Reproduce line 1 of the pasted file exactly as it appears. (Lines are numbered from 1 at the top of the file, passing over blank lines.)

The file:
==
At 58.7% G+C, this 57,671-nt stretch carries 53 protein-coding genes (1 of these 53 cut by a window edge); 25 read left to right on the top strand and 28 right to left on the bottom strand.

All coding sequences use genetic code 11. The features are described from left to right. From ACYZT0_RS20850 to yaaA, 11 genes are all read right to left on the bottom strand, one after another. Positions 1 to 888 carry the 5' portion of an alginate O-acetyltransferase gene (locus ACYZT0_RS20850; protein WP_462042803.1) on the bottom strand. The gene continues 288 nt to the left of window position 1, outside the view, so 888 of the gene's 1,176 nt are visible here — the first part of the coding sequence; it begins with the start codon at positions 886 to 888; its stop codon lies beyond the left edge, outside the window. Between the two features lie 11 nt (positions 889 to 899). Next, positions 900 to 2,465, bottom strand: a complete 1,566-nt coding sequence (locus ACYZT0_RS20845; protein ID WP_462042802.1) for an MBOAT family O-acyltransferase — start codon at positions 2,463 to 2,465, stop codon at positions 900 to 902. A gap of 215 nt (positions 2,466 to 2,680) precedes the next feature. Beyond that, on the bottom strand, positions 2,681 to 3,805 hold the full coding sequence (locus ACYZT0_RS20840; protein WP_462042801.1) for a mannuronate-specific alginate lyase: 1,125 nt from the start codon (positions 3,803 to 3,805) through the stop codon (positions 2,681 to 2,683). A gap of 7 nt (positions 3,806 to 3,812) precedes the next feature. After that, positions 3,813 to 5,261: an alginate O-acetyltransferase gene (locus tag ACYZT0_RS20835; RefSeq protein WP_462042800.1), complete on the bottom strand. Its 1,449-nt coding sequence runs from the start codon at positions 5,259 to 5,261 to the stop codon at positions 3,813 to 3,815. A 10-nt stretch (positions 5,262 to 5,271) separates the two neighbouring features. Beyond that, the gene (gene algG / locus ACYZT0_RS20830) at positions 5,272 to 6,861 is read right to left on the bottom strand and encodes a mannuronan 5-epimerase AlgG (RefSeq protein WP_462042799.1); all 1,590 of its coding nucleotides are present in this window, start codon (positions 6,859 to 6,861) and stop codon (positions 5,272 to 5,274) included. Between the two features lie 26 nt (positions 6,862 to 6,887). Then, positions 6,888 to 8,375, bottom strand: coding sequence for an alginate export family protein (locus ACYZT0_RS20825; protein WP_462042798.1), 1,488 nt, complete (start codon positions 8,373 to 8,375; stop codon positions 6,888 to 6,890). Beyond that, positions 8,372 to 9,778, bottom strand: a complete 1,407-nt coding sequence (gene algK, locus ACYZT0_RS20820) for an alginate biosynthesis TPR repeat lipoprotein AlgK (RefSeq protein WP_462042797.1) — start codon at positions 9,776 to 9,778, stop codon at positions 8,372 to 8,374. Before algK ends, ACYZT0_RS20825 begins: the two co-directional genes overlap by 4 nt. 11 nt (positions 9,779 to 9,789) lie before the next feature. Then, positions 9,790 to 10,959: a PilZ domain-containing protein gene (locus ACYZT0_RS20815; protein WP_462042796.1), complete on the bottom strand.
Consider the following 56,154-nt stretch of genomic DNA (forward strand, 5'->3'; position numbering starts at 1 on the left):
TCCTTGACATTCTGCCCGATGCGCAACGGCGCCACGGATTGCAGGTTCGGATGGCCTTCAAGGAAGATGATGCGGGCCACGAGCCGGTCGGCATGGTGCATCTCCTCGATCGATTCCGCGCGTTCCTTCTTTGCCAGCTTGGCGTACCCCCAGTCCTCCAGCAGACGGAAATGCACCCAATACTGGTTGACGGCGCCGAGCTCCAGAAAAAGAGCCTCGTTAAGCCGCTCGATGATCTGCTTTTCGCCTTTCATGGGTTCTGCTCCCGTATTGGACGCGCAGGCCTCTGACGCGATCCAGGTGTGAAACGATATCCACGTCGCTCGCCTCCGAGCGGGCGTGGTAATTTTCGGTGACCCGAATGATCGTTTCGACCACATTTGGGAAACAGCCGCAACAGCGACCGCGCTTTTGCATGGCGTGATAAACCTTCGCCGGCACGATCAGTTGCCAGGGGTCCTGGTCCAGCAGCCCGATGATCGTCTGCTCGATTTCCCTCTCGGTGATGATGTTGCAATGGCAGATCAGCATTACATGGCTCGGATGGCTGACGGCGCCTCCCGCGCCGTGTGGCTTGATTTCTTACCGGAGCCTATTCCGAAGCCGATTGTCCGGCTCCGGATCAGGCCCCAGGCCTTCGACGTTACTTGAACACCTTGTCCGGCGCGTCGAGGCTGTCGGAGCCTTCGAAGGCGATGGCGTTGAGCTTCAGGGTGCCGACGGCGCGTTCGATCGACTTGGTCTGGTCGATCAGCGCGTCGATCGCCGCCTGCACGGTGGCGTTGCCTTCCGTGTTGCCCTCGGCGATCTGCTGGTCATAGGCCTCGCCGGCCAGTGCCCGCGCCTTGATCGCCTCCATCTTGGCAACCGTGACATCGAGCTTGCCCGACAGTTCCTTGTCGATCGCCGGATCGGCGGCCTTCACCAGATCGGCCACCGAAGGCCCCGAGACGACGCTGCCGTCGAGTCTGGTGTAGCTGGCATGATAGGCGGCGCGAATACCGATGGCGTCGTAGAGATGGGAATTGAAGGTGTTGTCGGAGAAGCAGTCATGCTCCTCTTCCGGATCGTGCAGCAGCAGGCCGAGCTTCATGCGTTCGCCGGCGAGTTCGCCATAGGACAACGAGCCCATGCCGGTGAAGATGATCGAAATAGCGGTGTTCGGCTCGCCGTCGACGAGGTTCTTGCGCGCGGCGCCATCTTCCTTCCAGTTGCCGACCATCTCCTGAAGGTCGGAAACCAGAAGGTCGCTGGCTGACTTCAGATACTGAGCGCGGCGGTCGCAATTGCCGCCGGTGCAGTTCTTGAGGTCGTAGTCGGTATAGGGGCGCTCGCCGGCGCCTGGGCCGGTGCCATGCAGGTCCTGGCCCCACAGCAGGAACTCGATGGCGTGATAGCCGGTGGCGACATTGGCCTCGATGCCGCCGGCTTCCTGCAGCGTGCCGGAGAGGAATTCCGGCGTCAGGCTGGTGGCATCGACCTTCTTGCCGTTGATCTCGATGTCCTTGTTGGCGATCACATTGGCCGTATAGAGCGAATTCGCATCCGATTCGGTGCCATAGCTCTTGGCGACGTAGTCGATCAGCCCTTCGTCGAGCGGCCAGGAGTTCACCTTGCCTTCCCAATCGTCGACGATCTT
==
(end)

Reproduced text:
At 58.7% G+C, this 57,671-nt stretch carries 53 protein-coding genes (1 of these 53 cut by a window edge); 25 read left to right on the top strand and 28 right to left on the bottom strand.